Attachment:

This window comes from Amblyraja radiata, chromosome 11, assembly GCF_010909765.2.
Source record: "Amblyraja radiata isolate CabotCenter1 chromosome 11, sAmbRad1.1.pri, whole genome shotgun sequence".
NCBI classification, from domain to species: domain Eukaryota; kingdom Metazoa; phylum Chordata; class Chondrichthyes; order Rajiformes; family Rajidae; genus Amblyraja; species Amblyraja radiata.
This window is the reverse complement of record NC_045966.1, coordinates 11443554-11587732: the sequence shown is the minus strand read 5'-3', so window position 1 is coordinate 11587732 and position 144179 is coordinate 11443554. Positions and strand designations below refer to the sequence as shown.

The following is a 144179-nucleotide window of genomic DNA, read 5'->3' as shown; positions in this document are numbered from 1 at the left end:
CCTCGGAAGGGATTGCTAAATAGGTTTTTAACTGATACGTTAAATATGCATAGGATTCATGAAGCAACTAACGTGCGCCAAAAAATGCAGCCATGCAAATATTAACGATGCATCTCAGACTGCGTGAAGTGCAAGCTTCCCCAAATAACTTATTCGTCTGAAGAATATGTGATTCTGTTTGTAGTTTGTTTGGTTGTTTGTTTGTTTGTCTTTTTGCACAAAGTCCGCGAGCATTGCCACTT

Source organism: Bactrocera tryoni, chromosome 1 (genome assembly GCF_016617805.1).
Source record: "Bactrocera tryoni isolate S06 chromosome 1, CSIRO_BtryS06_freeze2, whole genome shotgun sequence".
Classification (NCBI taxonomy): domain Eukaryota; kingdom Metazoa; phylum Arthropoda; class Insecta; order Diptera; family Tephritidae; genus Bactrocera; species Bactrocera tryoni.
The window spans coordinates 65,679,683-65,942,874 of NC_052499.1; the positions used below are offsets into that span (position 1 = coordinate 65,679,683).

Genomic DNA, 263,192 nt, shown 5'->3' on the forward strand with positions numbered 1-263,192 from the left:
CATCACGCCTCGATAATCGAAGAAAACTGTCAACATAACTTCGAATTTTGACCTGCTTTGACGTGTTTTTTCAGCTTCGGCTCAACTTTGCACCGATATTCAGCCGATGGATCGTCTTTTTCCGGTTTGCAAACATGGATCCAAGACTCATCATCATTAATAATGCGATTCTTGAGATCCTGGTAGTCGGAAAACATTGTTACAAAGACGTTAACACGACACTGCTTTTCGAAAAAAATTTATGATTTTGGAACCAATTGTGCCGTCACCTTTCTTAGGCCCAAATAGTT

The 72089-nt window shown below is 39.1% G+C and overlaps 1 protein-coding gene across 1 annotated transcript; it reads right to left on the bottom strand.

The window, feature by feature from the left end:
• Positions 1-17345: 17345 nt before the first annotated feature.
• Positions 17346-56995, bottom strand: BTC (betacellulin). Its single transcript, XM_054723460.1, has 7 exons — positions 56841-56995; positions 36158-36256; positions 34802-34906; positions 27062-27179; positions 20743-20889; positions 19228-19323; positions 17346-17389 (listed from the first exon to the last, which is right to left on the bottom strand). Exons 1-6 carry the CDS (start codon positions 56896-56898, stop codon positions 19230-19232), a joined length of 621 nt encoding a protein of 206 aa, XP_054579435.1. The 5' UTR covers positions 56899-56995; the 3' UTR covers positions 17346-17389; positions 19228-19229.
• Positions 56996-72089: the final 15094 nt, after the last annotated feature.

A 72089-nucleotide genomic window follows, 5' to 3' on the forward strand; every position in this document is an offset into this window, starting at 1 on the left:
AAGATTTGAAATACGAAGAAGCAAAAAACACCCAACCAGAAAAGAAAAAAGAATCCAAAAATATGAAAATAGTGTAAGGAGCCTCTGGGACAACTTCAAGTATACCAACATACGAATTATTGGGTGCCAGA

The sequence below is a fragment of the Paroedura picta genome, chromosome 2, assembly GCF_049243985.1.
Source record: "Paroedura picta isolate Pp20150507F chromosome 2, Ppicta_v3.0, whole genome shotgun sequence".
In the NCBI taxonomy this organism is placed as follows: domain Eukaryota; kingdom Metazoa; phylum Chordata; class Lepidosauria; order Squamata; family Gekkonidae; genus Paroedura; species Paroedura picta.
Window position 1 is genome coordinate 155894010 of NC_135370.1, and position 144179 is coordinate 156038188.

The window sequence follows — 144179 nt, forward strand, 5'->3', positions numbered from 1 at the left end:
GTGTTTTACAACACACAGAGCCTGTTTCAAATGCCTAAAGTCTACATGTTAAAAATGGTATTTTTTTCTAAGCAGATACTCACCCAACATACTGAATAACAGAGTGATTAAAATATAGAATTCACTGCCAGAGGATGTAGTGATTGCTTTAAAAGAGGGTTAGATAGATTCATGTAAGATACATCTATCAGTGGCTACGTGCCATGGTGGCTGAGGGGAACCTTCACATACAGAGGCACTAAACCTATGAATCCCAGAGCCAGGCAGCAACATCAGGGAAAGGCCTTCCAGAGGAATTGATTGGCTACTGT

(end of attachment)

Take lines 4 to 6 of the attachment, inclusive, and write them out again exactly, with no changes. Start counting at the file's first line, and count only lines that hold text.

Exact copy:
This window is the reverse complement of record NC_045966.1, coordinates 11443554-11587732: the sequence shown is the minus strand read 5'-3', so window position 1 is coordinate 11587732 and position 144179 is coordinate 11443554. Positions and strand designations below refer to the sequence as shown.

The following is a 144179-nucleotide window of genomic DNA, read 5'->3' as shown; positions in this document are numbered from 1 at the left end:
CCTCGGAAGGGATTGCTAAATAGGTTTTTAACTGATACGTTAAATATGCATAGGATTCATGAAGCAACTAACGTGCGCCAAAAAATGCAGCCATGCAAATATTAACGATGCATCTCAGACTGCGTGAAGTGCAAGCTTCCCCAAATAACTTATTCGTCTGAAGAATATGTGATTCTGTTTGTAGTTTGTTTGGTTGTTTGTTTGTTTGTCTTTTTGCACAAAGTCCGCGAGCATTGCCACTT